In approaching this task, the first consideration should be that a plaintiff claiming discriminatory treatment ought not to be entitled to a general inquisition into the University's files merely on the strength of having filed a complaint. Thus, plaintiff must first demonstrate, at some stage of discovery, his or her ability to establish a prima facie case. See Lynn, supra, 656 F.2d at 1340-41. If it appears at that stage that plaintiff can probably make a prima facie case, the defendant must disclose the reasons for its actions and supporting evidence. To the extent those reasons are based on materials in the University's files which it regards as confidential, some disclosure must then be required which is adequate to enable plaintiff to attempt to meet the burden of proving those reasons to be pretextual. In the first instance, that disclosure should be in the form of " a written statement of the reasons for [defendant's] decision, including a comprehensive summary in writing of the substance of confidential documents in such records." If after that production it appears that the material produced does not fully reflect the basis for the University's action or for its defense of the case, the Court must determine the extent to which the University's position implicates other confidential and undisclosed material. Whether additional production should then be required, or whether an appropriate preclusion order should be imposed on the University, will turn on a final balancing of the relative prejudice and injury to the parties in the light of the record at that time.
As Lynn shows, the elements of a prima facie case do not require proof of a discriminatory intent.
In this case plaintiff is entitled to such a statement and summary in any event under the terms of the University's Academic Personnel Manual, § 220-80(i).
To be meaningful, this procedure must be pursued during the discovery and pretrial stage. Cf. Gray, supra, 30 FEP at 300. There is no reason why the parties cannot be required to disclose their litigating positions and evidence in the course of discovery and pretrial proceedings sufficiently to make this procedure feasible. The Court has adequate powers under Rules 16 and 26(f) of the Federal Rules of Civil Procedure to define the issues and to control discovery in conformity with such a definition. The procedure outlined should provide reasonable protection to the University's interest in confidentiality while precluding it from unfairly hiding behind that confidentiality in conducting its defense.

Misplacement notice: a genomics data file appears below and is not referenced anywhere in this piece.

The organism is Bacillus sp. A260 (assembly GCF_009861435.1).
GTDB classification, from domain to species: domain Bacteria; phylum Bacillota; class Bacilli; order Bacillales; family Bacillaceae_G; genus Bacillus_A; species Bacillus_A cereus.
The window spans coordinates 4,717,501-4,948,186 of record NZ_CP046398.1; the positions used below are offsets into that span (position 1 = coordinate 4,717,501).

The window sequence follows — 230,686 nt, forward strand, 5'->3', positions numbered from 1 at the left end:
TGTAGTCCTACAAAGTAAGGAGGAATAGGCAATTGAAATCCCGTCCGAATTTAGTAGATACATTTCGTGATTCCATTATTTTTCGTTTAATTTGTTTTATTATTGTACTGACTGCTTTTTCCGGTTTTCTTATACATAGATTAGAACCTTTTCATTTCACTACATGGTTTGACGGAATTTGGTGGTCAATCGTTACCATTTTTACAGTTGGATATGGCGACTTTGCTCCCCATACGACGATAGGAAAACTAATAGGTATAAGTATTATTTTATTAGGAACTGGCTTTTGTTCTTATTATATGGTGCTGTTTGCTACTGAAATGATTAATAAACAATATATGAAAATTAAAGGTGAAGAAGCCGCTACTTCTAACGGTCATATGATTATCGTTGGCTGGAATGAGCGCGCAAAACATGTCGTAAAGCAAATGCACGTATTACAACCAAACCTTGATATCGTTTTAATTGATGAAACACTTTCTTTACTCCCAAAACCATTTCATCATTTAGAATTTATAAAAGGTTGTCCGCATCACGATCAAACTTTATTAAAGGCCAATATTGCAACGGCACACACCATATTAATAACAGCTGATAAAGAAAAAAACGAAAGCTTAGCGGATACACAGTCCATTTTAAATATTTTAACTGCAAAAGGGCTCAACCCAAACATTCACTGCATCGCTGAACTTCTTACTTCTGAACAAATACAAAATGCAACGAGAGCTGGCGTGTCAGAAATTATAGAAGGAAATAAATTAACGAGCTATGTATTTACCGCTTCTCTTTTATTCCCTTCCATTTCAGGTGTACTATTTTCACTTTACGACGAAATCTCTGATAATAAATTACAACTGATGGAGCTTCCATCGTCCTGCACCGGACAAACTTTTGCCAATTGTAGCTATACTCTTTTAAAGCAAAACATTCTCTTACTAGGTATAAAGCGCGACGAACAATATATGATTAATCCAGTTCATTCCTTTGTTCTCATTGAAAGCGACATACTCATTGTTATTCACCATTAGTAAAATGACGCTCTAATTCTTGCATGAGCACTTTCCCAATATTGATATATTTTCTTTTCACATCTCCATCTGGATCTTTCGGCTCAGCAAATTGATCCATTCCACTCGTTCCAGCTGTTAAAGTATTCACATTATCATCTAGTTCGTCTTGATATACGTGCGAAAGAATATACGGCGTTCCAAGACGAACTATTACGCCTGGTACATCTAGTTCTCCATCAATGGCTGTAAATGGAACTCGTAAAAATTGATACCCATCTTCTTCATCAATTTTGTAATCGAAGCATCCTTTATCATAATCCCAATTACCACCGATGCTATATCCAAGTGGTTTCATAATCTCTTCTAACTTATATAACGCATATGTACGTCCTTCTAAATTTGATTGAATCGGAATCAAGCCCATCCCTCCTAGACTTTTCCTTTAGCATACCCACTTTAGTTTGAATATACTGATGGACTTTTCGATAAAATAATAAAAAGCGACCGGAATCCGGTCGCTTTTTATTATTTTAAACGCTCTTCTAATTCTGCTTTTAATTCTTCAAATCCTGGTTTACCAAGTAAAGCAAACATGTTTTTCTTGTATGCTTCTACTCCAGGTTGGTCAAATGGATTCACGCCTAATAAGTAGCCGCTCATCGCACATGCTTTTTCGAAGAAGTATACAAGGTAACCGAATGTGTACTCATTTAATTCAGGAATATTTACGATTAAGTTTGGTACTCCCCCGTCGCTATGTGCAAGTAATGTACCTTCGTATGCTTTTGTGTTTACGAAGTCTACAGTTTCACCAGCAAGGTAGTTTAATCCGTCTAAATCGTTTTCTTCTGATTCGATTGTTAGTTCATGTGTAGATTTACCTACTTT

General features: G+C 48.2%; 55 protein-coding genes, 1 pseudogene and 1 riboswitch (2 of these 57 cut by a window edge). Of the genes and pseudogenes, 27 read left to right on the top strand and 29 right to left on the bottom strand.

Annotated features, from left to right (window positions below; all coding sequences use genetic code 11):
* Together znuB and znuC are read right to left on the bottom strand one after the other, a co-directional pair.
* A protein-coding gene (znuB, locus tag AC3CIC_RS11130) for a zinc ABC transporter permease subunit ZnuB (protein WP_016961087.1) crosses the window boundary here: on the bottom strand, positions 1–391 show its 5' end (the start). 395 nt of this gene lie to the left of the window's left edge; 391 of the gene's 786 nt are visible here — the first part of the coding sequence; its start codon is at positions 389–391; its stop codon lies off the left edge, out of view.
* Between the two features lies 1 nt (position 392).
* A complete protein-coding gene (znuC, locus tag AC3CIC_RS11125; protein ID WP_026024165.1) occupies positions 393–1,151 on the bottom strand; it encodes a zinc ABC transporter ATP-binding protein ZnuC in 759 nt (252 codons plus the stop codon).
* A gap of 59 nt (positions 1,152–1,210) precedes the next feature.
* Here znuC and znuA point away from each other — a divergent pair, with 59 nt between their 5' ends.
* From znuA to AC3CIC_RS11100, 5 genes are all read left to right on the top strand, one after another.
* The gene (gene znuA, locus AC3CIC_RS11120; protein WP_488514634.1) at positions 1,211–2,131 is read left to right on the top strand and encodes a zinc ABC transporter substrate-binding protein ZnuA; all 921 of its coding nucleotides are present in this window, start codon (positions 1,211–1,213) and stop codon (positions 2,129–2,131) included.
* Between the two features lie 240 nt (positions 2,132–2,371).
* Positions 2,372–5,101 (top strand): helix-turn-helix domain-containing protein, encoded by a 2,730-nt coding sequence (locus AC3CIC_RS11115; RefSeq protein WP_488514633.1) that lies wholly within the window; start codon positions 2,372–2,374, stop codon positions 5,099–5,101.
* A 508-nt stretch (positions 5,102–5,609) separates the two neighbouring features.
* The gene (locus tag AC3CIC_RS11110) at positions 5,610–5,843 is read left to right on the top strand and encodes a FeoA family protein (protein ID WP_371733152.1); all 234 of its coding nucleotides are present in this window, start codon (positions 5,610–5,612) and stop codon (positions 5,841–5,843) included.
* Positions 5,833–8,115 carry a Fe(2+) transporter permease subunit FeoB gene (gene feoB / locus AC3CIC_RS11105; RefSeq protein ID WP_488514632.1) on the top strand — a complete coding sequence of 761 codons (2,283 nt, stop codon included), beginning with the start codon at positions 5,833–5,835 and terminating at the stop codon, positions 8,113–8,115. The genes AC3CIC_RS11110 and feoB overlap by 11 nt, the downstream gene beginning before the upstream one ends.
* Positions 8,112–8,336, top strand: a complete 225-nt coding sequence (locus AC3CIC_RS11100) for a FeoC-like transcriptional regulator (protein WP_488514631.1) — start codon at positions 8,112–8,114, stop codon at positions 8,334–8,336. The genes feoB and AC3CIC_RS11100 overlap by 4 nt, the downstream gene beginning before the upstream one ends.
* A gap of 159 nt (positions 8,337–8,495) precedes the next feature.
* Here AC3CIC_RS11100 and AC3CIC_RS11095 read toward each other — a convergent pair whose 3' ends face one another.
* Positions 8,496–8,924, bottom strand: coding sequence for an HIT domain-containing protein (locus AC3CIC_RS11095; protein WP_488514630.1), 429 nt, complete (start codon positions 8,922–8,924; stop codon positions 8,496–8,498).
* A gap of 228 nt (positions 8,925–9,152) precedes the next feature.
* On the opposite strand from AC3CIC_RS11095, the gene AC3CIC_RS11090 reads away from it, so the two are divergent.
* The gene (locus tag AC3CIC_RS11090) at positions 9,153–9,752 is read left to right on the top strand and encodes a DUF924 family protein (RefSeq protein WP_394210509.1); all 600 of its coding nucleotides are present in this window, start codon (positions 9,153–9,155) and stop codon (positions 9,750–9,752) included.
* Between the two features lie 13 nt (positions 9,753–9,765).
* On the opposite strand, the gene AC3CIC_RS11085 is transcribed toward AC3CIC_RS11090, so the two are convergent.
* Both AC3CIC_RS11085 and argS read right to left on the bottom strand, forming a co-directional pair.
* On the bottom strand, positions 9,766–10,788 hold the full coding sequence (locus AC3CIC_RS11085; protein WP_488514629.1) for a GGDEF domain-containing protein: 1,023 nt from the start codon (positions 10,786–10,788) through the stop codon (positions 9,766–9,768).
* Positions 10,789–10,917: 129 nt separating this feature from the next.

In accordance with the foregoing discussion, it is ordered that:
(1) The magistrate's order of December 3, 1982, is vacated;
(2) Inasmuch as it appears likely that plaintiff will be able to prove a prima facie case, defendant shall produce for plaintiff within ten days of this order:
(a) a written statement of the reasons for its actions complained of here; and
(b) a comprehensive summary of the substance of the confidential documents in plaintiff's personnel review file.
The Court will entertain such proceedings as may be appropriate following production of the above materials.
IT IS SO ORDERED.
(1) The interest in disclosure invariably weighs more heavily because confidentiality is not an important interest in this context. In re Dinnan, 661 F.2d 426 (5th Cir.1981).
(2) The interest in disclosure weighs more heavily when the university's defense is based on the content of documents which the plaintiff seeks to discover. Lynn; Jepsen; Keyes.
(3) The interest in disclosure weighs more heavily only when the plaintiff was given no contemporaneous statement of reasons for the denial of tenure or promotion. Gray v. Board of Higher Education, 692 F.2d 901 (2d Cir.1982).
(4) The interest in confidentiality outweighs the interest in disclosure. McKillop v. Regents of the University of California, supra.